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How to keep tabs on your credit reports

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Update: The deadline for checking your credit reports with the three major bureaus has been extended until April 2022. You can access it weekly for free.

Last spring, in response to the coronavirus crisis, the three major credit bureaus – Equifax, Experian and TransUnion – began offering consumers a free credit report each week on AnnualCreditReport, the federally authorized source of reports free credit. But unless the bureaus provide a last-minute extension, the free weekly reports will only last until April.

You will still be able to get a free report from each office through AnnualCreditReport once every 12 months, but you can view your reports for free more frequently through other websites that pull report data with your permission. If you create an account on CreditKarma.com, for example, you can see updated information from your Equifax and TransUnion reports once a week. You can also ask the site to monitor your reports for important changes, such as the presence of a new loan or a new credit card, and send you alerts by email or through the mobile app of the. site. And Credit Karma offers free updates to your VantageScore credit scores based on data from each of the two bureaus.

If you prefer to get free Equifax and TransUnion reports direct from these offices, each offers services through their website. At Equifax, you can sign up to receive free monthly updates to your Equifax credit report and your VantageScore credit score. And by signing up for TransUnion’s TrueIdentity at Transunion.com, you get unlimited access to your TransUnion report and credit monitoring alerts.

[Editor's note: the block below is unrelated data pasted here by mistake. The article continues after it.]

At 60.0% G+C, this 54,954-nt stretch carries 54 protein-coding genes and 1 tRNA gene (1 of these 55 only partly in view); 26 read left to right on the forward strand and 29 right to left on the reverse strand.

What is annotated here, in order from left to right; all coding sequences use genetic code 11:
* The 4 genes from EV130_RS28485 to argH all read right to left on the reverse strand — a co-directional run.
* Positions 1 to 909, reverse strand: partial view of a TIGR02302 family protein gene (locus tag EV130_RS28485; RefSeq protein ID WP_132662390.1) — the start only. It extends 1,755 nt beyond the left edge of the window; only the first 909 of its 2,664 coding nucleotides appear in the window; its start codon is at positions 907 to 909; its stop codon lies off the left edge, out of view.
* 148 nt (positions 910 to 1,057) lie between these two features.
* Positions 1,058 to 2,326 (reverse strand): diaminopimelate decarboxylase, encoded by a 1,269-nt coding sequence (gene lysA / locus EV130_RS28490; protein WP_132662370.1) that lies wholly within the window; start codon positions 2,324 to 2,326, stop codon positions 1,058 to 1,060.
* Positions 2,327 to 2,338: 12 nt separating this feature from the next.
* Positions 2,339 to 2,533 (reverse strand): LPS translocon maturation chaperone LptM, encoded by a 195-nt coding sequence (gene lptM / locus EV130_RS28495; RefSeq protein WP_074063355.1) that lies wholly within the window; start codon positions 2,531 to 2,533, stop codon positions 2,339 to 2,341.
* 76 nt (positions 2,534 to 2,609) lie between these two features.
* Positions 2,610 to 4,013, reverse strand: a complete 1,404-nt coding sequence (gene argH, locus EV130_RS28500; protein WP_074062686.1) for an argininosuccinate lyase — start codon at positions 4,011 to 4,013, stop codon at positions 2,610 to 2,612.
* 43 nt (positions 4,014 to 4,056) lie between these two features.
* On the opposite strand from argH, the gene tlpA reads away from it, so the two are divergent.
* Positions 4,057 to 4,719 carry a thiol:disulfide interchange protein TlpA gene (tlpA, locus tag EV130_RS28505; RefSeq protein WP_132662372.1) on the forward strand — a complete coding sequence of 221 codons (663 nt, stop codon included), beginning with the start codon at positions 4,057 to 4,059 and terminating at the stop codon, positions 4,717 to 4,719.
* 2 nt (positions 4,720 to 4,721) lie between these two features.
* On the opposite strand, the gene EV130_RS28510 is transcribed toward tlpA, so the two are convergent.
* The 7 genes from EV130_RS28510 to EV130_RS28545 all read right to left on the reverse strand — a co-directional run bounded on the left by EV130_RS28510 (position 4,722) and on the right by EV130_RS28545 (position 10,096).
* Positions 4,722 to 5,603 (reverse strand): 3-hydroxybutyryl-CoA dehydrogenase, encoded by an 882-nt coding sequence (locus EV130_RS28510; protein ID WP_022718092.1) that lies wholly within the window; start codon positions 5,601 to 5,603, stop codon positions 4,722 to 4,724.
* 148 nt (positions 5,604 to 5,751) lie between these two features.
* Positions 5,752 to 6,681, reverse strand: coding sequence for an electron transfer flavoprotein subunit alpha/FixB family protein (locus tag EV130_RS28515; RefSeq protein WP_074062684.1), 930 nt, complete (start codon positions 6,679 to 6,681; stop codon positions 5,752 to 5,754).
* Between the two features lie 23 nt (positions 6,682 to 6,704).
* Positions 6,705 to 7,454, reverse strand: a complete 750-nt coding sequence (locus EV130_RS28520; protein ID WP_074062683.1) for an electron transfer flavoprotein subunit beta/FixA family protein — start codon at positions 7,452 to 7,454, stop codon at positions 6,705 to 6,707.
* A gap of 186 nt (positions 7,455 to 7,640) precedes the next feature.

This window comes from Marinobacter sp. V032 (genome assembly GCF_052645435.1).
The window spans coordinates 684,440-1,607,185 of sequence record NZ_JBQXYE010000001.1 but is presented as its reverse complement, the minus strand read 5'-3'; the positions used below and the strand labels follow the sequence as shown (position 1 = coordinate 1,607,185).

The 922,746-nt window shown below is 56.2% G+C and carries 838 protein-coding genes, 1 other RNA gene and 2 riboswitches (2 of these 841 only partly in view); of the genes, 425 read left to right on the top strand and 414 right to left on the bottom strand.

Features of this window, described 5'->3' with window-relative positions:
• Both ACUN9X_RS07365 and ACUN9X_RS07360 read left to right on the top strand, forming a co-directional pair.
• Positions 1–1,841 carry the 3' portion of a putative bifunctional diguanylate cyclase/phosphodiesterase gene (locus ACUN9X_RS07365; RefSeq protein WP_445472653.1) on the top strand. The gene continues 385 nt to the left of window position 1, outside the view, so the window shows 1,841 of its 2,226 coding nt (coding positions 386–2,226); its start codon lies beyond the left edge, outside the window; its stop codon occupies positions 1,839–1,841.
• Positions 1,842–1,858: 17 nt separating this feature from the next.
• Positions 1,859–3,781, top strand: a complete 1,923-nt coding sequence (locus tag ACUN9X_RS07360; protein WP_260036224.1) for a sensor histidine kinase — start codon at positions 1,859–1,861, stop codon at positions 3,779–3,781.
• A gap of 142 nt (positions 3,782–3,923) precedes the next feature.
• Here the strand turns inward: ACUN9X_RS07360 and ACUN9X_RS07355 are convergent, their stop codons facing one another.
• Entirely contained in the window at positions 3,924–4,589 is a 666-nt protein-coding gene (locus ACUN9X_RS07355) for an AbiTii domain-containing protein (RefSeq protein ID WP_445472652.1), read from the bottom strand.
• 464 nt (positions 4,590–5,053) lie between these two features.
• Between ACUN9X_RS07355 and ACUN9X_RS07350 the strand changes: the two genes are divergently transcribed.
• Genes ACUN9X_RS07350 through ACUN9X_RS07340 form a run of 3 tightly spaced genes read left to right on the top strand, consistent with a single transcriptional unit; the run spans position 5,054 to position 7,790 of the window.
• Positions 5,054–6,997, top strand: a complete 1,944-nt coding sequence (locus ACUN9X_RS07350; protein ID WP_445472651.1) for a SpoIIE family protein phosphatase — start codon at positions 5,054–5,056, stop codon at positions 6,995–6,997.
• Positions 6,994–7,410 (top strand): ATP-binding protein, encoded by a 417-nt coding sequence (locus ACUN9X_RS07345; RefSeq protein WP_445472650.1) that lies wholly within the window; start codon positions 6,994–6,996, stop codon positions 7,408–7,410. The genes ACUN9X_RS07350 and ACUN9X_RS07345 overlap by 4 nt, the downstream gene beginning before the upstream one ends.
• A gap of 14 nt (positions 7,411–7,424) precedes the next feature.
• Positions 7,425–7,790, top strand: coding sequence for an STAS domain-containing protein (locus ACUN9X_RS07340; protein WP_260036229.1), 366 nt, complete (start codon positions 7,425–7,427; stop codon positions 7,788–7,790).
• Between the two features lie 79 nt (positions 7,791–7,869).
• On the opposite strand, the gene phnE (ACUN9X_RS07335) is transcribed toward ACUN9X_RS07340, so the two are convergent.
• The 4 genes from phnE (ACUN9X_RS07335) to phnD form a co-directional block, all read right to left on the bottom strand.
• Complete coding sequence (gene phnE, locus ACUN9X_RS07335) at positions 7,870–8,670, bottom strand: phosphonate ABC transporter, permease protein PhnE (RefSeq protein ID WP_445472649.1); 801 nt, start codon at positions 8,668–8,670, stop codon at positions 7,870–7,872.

To verify your report from the third major bureau, Experian, you can register at FreeCreditScore.com, which Experian is sponsoring. The site provides a new free credit report and a new FICO credit score based on Experian data every 30 days, as well as credit monitoring alerts.

To ensure that your reports remain free at one of these sites, avoid the locations to switch to three-office reporting access or other services, and do not enter your credit card number or credit card number. ‘other payment information.

In addition to the annual credit reports on AnnualCreditReport.com, you are entitled to a free report from the bureaus in certain other situations, including if you place a fraud alert on your report (a decision you can make if you suspect a identity theft) ; your report contains inaccurate information due to fraud; adverse action has been taken against you (such as your denied credit application) because of information in the report; you are unemployed and plan to apply for a job within the next 60 days; or you benefit from public aid.

It is important to regularly check your credit reports in case a lender or other provider provides the agencies with false information, the agencies confuse your file with someone else’s, or an identity thief opens fraudulent accounts. in your name.

On your reports, make sure that all of the accounts listed are yours and that the details of each, such as on-time payment history, balances, credit limits, and account open dates, are correct. . Also check that your address is listed correctly.

If you have a problem, contact the lender or company that provided the wrong data and file a dispute with each credit bureau that reports it. (You can get more information on Equifax.com, on Experian. And on Transunion.com.) Include an explanation of your dispute, the resolution you expect, details such as the account number and name of the lender or from another supplier, and any supporting documents, such as a bank statement showing that you paid a bill on time despite a lender stating that you did not.

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